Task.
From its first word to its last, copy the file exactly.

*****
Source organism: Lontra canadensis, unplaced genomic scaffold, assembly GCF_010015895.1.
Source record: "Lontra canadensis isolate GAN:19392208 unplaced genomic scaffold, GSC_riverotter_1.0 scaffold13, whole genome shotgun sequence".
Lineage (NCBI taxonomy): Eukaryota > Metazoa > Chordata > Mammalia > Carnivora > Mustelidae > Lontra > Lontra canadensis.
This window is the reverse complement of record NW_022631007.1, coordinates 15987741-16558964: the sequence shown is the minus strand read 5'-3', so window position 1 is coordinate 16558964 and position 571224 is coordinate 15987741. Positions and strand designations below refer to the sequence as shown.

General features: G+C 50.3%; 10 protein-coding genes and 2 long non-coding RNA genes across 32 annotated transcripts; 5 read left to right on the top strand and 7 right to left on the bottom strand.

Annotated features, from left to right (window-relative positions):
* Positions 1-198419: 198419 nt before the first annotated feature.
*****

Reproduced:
Source organism: Lontra canadensis, unplaced genomic scaffold, assembly GCF_010015895.1.
Source record: "Lontra canadensis isolate GAN:19392208 unplaced genomic scaffold, GSC_riverotter_1.0 scaffold13, whole genome shotgun sequence".
Lineage (NCBI taxonomy): Eukaryota > Metazoa > Chordata > Mammalia > Carnivora > Mustelidae > Lontra > Lontra canadensis.
This window is the reverse complement of record NW_022631007.1, coordinates 15987741-16558964: the sequence shown is the minus strand read 5'-3', so window position 1 is coordinate 16558964 and position 571224 is coordinate 15987741. Positions and strand designations below refer to the sequence as shown.

General features: G+C 50.3%; 10 protein-coding genes and 2 long non-coding RNA genes across 32 annotated transcripts; 5 read left to right on the top strand and 7 right to left on the bottom strand.

Annotated features, from left to right (window-relative positions):
* Positions 1-198419: 198419 nt before the first annotated feature.